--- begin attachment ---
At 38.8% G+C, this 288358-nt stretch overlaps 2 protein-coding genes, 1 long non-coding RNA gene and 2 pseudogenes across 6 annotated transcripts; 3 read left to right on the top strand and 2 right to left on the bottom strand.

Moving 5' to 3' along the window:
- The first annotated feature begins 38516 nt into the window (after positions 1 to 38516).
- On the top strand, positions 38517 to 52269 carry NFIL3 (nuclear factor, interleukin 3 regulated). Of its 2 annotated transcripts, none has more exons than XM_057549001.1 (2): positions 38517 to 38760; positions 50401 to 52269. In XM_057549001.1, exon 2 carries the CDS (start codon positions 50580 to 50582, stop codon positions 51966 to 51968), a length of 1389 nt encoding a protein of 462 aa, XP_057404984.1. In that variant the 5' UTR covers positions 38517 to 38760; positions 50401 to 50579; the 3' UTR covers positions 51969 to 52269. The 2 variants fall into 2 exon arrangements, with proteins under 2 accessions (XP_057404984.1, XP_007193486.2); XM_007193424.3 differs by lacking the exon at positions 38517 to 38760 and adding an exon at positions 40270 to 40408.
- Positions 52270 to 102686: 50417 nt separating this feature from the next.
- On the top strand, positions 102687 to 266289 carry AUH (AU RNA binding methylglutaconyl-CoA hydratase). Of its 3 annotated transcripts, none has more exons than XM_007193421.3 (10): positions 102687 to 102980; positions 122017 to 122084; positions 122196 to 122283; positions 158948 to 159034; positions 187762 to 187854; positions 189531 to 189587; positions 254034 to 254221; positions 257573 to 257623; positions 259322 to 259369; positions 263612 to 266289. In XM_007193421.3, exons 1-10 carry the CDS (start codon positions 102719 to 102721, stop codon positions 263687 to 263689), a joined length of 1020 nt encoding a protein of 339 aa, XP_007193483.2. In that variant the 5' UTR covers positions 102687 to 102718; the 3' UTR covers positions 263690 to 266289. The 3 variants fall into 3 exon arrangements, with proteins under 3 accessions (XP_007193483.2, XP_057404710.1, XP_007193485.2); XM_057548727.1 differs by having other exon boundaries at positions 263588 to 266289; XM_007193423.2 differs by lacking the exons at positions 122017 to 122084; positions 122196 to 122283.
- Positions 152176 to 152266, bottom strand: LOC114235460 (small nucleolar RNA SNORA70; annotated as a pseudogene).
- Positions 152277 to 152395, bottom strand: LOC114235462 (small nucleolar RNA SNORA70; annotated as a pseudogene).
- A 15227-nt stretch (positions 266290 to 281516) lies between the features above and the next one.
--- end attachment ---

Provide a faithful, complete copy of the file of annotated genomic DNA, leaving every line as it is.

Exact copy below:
At 38.8% G+C, this 288358-nt stretch overlaps 2 protein-coding genes, 1 long non-coding RNA gene and 2 pseudogenes across 6 annotated transcripts; 3 read left to right on the top strand and 2 right to left on the bottom strand.

Moving 5' to 3' along the window:
- The first annotated feature begins 38516 nt into the window (after positions 1 to 38516).
- On the top strand, positions 38517 to 52269 carry NFIL3 (nuclear factor, interleukin 3 regulated). Of its 2 annotated transcripts, none has more exons than XM_057549001.1 (2): positions 38517 to 38760; positions 50401 to 52269. In XM_057549001.1, exon 2 carries the CDS (start codon positions 50580 to 50582, stop codon positions 51966 to 51968), a length of 1389 nt encoding a protein of 462 aa, XP_057404984.1. In that variant the 5' UTR covers positions 38517 to 38760; positions 50401 to 50579; the 3' UTR covers positions 51969 to 52269. The 2 variants fall into 2 exon arrangements, with proteins under 2 accessions (XP_057404984.1, XP_007193486.2); XM_007193424.3 differs by lacking the exon at positions 38517 to 38760 and adding an exon at positions 40270 to 40408.
- Positions 52270 to 102686: 50417 nt separating this feature from the next.
- On the top strand, positions 102687 to 266289 carry AUH (AU RNA binding methylglutaconyl-CoA hydratase). Of its 3 annotated transcripts, none has more exons than XM_007193421.3 (10): positions 102687 to 102980; positions 122017 to 122084; positions 122196 to 122283; positions 158948 to 159034; positions 187762 to 187854; positions 189531 to 189587; positions 254034 to 254221; positions 257573 to 257623; positions 259322 to 259369; positions 263612 to 266289. In XM_007193421.3, exons 1-10 carry the CDS (start codon positions 102719 to 102721, stop codon positions 263687 to 263689), a joined length of 1020 nt encoding a protein of 339 aa, XP_007193483.2. In that variant the 5' UTR covers positions 102687 to 102718; the 3' UTR covers positions 263690 to 266289. The 3 variants fall into 3 exon arrangements, with proteins under 3 accessions (XP_007193483.2, XP_057404710.1, XP_007193485.2); XM_057548727.1 differs by having other exon boundaries at positions 263588 to 266289; XM_007193423.2 differs by lacking the exons at positions 122017 to 122084; positions 122196 to 122283.
- Positions 152176 to 152266, bottom strand: LOC114235460 (small nucleolar RNA SNORA70; annotated as a pseudogene).
- Positions 152277 to 152395, bottom strand: LOC114235462 (small nucleolar RNA SNORA70; annotated as a pseudogene).
- A 15227-nt stretch (positions 266290 to 281516) lies between the features above and the next one.